Friday, November 2, 2007

Yummy Leeks! (Did I mention the Mustard?)

Growing up in Belize, leeks were an exotic vegetable that conjured up images of verdant English fields or European vegetable gardens. You pretty much never found them in local markets, so when my mother made her favorite potato leek chowder, it was always with regular old onions.

It wasn't the leeks that got me to try this recipe though-it was the mustard. Being a fan of the pungent and spicy, I have a serious disdain for that polyester yellow stuff that masquerades as mustard at hot dog stands and fast food restaurants across the USA. So this May when I came across a recipe for leeks in a mustard vinaigrette that advised using the most pungent French mustard you could find (preferably flown directly from France itself), I knew I had to try it. This recipe is from the Washington Post. I indicate my changes in the recipe below. My version is a bit healthier, thanks to the cut in oil, while retaining the all important sharp mustardy flavour of the dish.


Extra-Sharp Leeks Vinaigrette

5 medium leeks, white and light green parts only, roots trimmed, halved length-wise (see picture above) and rinsed.

5 tablespoons of hot Dijon mustard

1 tablespoon of freshly squeezed lemon juice

1/2 tablespoon of red wine vinegar

1/4 cup extra virgin olive oil (the original recipe calls for 1/2 cup, which you may use if you prefer)

1/4 tsp kosher or sea salt

Freshly ground black pepper

Procedure:

1. Cleaning leeks is easy, just cut off the tattered bright green tops and the white roots on the very end, then slice them in half lengthwise. Run the sliced leeks under some water and rinse them thoroughly so that any dirt that may be hiding in the layers of delectable leaves is properly flushed out. To make sure that a large portion of the leek is white, farmers usually heap up the soil around the base of the plants to hide that part from the sun, and this can sometimes cause dirt to sneak in between the leaves. This cleaning procedure ensures that none of it ends up in your final dish.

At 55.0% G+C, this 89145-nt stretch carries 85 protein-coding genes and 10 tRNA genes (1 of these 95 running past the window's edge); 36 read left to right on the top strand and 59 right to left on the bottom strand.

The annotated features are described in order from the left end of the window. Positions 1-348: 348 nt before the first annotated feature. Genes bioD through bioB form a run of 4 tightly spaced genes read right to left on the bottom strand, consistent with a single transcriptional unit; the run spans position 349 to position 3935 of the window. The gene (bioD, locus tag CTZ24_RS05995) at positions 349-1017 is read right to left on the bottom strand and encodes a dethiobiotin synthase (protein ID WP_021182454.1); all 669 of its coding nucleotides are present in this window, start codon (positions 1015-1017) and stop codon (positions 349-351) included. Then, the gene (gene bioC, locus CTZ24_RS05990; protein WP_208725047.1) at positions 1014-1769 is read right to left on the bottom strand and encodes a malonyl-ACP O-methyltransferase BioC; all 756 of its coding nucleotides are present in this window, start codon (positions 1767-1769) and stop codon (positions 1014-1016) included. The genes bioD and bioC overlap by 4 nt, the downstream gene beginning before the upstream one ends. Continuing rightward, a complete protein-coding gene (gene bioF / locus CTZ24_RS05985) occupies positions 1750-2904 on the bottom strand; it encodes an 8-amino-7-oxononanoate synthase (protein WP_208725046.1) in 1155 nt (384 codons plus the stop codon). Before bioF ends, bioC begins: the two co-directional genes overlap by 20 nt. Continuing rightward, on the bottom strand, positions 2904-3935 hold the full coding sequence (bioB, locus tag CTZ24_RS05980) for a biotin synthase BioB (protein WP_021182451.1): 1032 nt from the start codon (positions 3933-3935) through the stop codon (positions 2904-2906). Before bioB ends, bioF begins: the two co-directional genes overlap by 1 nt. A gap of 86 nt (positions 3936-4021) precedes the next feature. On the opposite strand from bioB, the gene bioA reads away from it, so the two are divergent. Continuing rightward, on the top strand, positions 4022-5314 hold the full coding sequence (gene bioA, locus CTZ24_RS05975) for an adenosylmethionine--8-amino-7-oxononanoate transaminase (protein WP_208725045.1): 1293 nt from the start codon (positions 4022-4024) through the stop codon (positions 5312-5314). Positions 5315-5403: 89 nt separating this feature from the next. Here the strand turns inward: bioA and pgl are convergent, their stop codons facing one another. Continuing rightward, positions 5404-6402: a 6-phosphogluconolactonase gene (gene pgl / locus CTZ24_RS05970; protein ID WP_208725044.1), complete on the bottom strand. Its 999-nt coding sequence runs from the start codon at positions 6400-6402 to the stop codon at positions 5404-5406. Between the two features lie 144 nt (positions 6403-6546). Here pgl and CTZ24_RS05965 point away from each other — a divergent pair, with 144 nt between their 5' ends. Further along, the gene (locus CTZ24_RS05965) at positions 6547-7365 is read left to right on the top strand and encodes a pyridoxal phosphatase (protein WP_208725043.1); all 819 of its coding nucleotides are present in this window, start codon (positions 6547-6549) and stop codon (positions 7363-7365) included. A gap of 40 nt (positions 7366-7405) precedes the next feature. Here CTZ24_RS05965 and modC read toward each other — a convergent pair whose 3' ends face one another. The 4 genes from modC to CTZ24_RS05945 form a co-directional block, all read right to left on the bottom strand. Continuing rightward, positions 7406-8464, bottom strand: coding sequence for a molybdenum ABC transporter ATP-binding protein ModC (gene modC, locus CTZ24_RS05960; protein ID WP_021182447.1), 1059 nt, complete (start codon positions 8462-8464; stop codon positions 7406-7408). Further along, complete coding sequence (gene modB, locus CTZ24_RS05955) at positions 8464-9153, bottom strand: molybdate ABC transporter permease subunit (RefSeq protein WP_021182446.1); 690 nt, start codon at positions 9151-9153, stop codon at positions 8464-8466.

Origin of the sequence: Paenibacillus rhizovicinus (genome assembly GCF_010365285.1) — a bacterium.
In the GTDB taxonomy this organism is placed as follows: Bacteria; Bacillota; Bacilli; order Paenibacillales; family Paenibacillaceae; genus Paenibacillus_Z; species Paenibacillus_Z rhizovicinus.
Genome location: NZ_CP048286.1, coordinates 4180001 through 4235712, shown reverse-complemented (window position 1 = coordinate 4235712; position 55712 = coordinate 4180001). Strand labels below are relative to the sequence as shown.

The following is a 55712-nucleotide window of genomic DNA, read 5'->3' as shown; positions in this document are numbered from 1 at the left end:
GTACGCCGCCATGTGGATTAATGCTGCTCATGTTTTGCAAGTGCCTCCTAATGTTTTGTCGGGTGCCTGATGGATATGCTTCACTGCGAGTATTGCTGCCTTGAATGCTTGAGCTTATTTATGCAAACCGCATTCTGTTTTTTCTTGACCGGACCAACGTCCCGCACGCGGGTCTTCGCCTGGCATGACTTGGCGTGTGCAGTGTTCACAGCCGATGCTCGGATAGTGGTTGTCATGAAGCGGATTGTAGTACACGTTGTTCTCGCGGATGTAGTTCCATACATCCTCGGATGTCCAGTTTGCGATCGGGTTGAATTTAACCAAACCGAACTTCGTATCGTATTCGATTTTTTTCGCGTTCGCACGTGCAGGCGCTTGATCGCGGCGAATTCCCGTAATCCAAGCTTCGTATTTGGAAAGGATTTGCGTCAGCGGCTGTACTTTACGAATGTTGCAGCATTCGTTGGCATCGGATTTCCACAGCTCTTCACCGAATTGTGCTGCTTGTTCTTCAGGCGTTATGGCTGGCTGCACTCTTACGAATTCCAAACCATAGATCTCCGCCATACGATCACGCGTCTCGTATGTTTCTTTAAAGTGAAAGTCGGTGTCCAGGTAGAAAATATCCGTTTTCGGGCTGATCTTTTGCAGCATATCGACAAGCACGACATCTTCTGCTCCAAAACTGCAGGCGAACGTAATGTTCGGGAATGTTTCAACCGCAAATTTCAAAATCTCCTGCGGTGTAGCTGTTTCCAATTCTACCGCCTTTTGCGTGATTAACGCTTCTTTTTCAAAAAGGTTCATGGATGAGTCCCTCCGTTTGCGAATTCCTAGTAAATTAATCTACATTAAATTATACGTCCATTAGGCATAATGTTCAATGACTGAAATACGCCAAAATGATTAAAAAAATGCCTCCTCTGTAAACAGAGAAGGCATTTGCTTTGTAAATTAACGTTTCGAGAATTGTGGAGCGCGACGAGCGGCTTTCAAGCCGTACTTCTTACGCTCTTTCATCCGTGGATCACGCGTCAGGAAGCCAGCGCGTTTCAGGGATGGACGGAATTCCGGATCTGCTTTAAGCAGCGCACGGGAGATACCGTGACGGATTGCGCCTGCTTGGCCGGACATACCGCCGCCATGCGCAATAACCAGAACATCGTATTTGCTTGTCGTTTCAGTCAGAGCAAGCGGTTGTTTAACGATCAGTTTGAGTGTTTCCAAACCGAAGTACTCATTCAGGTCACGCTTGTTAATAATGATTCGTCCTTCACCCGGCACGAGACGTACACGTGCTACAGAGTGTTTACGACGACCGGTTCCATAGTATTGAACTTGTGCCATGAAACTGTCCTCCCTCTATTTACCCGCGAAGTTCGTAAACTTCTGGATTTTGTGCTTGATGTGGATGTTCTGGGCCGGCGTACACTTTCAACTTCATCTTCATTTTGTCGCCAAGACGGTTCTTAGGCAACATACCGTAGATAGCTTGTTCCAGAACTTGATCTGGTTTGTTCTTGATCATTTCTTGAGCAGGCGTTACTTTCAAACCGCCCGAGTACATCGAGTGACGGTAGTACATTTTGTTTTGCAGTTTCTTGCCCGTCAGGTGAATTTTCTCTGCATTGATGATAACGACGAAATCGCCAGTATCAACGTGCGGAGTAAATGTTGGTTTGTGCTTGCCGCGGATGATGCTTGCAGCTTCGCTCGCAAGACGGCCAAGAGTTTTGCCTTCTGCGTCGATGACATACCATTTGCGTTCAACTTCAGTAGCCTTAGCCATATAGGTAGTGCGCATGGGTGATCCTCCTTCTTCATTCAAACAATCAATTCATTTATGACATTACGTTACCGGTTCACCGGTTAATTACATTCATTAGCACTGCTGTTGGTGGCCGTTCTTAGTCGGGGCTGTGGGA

2. Bring a pot of water to a boil. The original recipe says that one should "reunite the leek halves; bundle leeks and secure with kitchen string." I must admit that I don't own any kitchen string, so I just place the leek halves directly into the water and handle them gently so they don't fall apart. Feel free to tie them together if you like. Either way, simmer the leek halves until fork-tender, which should take about 15 minutes. Drain the leeks and let them cool.

3. Whisk together the mustard, lemon juice and vinegar, then slowly pour in the olive oil, whisking as you go. Add salt and pepper to taste. Slice each leek lengthwise into thirds and toss with the vinaigrette. You probably will have some extra, which you can use for other things, such as dressing up the winter salad that I posted about a few days ago. The other nice thing about this recipe is that you can make it ahead of time. The leeks keep perfectly well in the fridge for days, either with or without the vinaigrette.

This makes a great side dish for a traditional "meat and potatoes" kind of meal. Take it from me and don't try eating it in huge portions-the mustard, vinegar and leeks can be overpowering if consumed in quantity. But as a side dish, this is delicious and adds a nice exclamation point of flavour to your dinner or your Thanksgiving table, if you are in the USA and planning your menu for that holiday.

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